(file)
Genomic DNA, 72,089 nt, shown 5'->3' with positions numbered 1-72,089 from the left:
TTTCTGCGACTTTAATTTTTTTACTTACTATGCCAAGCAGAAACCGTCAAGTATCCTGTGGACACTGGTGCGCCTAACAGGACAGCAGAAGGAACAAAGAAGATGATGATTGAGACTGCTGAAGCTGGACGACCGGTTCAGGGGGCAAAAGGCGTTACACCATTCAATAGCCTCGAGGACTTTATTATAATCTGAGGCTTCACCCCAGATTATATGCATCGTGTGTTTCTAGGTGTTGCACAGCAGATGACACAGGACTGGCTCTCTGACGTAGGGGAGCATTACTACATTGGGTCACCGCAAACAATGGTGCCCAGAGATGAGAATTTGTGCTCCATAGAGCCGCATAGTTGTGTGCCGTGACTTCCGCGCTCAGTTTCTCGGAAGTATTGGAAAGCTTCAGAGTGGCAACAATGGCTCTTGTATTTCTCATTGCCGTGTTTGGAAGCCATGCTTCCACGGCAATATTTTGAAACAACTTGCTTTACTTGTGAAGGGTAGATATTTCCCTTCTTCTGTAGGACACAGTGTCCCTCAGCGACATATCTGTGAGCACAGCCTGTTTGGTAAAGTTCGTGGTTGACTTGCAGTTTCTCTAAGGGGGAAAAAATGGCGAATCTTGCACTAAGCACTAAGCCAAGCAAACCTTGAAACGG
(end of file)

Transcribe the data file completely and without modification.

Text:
Genomic DNA, 72,089 nt, shown 5'->3' with positions numbered 1-72,089 from the left:
TTTCTGCGACTTTAATTTTTTTACTTACTATGCCAAGCAGAAACCGTCAAGTATCCTGTGGACACTGGTGCGCCTAACAGGACAGCAGAAGGAACAAAGAAGATGATGATTGAGACTGCTGAAGCTGGACGACCGGTTCAGGGGGCAAAAGGCGTTACACCATTCAATAGCCTCGAGGACTTTATTATAATCTGAGGCTTCACCCCAGATTATATGCATCGTGTGTTTCTAGGTGTTGCACAGCAGATGACACAGGACTGGCTCTCTGACGTAGGGGAGCATTACTACATTGGGTCACCGCAAACAATGGTGCCCAGAGATGAGAATTTGTGCTCCATAGAGCCGCATAGTTGTGTGCCGTGACTTCCGCGCTCAGTTTCTCGGAAGTATTGGAAAGCTTCAGAGTGGCAACAATGGCTCTTGTATTTCTCATTGCCGTGTTTGGAAGCCATGCTTCCACGGCAATATTTTGAAACAACTTGCTTTACTTGTGAAGGGTAGATATTTCCCTTCTTCTGTAGGACACAGTGTCCCTCAGCGACATATCTGTGAGCACAGCCTGTTTGGTAAAGTTCGTGGTTGACTTGCAGTTTCTCTAAGGGGGAAAAAATGGCGAATCTTGCACTAAGCACTAAGCCAAGCAAACCTTGAAACGG